The season of Lent is meant to be a time of introspection and examination. It's meant to be a time to weigh our motives and the purpose of our existence here on this planet.
Starting with Ash Wednesday, where we are reminded of the transient nature of this life, and culminating with Easter where the faithful believe "on the Third day He (Jesus) rose again from the dead and is seated at the right hand of God the Father Almighty" we are challenged to think beyond our provincial rationalizations.
As a young man growing up in eastern Montana I found myself constantly challenged by my mom about the validity of my assumptions. My mom was Japanese. Born and raised in an opulent, loving and educated family my mother brought an Eastern perspective into my life unfamiliar to my friends.
So while I was learning about Pearl Harbor and the Baatan death march in school, my mother was telling me about American (and European) colonialism in Asia. Her quote to me as a grade school student "the victors, not the vanquished write the history books" sticks in my mind. Politically, my mom was and remains a committed liberal whose opinion is right there on the surface.
My father, on the other hand, was never able to go to school past the eighth grade. He, like so many young men of his generation, was hired out to other ranchers to supplement the income of his family. In contrast to my mother, his family background was brutal. The three A's of alcohol, abuse and adultery were prevalent. Much to my father's credit and my eternal gratefulness, he chose to not put his wife and three sons through that kind of a life. He encouraged and lived out a life of respect, loyalty and love. My dad, in contrast to my mom, was and remains a conservative.
I remember in the late '60s hearing my mom and dad debate the merits of Bobby Kennedy as opposed to George Wallace for president. Spirited dialogue was the norm around our supper table. Fact is when I first brought my fiancee home to meet my family, she thought we were all on the verge of a fight because the debate would get so vigorous but we were all family. In the end we were and will remain family.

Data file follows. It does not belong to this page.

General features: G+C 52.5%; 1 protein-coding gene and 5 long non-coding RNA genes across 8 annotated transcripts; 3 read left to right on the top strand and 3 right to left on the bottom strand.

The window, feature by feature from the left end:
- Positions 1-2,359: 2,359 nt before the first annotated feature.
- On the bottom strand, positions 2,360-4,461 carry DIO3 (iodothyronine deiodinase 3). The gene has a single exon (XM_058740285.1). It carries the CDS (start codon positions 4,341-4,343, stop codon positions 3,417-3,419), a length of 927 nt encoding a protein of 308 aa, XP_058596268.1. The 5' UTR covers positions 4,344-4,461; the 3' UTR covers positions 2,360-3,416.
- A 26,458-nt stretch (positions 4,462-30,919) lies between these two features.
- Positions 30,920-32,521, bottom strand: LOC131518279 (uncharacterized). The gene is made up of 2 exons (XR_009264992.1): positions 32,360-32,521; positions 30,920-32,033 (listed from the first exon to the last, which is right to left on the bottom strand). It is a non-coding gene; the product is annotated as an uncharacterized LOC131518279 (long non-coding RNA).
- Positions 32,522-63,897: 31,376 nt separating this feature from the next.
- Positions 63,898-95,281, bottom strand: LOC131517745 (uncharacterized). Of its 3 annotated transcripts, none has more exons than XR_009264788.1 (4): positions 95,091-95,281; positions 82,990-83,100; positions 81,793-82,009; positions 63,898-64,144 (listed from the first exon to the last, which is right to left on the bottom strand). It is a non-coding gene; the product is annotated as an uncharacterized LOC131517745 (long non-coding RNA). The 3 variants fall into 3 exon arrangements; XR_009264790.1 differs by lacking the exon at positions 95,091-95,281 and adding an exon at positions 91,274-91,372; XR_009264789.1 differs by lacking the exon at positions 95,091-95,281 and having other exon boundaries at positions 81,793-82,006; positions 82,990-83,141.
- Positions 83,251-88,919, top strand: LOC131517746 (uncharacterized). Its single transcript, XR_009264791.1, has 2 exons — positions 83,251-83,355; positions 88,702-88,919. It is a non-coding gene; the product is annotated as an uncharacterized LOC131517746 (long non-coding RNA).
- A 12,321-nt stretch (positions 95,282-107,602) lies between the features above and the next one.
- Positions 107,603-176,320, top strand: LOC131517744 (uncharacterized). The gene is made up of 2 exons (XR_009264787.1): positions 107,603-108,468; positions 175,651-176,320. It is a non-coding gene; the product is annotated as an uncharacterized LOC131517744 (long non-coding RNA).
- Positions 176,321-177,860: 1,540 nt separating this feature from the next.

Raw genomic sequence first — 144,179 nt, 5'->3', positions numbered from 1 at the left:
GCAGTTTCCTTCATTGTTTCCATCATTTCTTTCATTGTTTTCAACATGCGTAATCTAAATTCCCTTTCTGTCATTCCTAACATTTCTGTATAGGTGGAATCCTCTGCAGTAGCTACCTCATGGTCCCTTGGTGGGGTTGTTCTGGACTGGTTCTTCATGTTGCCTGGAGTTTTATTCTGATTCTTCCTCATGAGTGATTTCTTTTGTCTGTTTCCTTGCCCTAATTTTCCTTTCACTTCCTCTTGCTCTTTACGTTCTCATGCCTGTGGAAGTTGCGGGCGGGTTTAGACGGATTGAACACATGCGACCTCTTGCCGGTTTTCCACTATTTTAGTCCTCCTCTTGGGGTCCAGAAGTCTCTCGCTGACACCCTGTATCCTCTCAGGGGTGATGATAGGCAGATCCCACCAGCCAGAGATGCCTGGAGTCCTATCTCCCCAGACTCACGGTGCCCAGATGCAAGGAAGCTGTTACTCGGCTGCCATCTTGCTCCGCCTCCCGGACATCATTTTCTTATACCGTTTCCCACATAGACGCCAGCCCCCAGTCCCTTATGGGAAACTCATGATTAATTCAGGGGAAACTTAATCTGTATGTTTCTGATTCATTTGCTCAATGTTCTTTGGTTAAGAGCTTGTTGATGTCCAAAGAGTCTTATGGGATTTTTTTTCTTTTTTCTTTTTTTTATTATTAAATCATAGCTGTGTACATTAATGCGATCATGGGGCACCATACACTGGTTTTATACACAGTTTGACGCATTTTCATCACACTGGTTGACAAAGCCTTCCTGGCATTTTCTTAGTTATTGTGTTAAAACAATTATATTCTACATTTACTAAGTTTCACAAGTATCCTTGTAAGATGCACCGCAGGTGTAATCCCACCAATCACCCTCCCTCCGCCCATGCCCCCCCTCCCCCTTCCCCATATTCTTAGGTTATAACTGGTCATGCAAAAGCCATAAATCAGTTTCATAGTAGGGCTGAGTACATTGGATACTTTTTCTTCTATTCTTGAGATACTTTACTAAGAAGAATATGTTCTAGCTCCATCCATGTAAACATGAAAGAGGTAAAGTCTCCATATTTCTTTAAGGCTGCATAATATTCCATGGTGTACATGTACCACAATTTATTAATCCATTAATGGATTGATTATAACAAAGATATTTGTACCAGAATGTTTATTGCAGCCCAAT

What does this all have to do with Lent? As I wrote earlier, Lent is a time for us to challenge our provincial rationalizations. Lent is a time to allow something bigger and greater than ourselves to invade our existence. Conservative or liberal, Democratic, Republican, independent or indifferent, regardless of ethnicity or gender, Lent is a time to allow the possibility of something greater, grander, and larger than what we assume is possible.
Both for those who come from the secular perspective and those who are people of faith is it not possible that we can learn from or at least listen to one another?
I just read a letter in this paper from someone who believes faith to be the scourge of society or at best an anti-intellectual exercise in futility. I have read articles in journals that tout unbelievers as nothing short of cord-wood for hell. These are all opinions of course, but the thing so troubling to me is the vitriol and disrespect the hubristic assumption that we really do know it all.
Now, whether this assumption is based upon education or experience, it simply and only leads to staid ignorance. It leads to a person who feels they have nothing more to learn from anyone who has a different opinion than they do. When we subscribe to this understanding we cease learning, and only begin collecting information that fits our perspective.
You see, I notice that liberals like my mom get their "facts" from liberal sources (of course according to her they are the "truth"), and I notice that conservatives like my dad get their "facts" from conservative sources (once again, according to him these sources are the "truth"). Basically, I see people only listening to their own opinions and bolstering "facts" which back up what they already believe. They ceased listening worse yet and most inexcusable they have ceased learning.
Lent challenges that behavior. Lent reminds us that we are simply animated dust and one day, all of us will return to that dust. As the kids would say "we're really not all that". Lent reminds us to possibility of a break-through open in our cloistered lives. Lent reminds us that, in the end, we have much to learn, much to hope for, and much in common with one another we are family. We are all seeking, or hopefully we are, something bigger than ourselves.
It is my prayer this Lent that a sense of our own fallibility and the great promise of a grander possibility will fill us with wonder, awe and humility.
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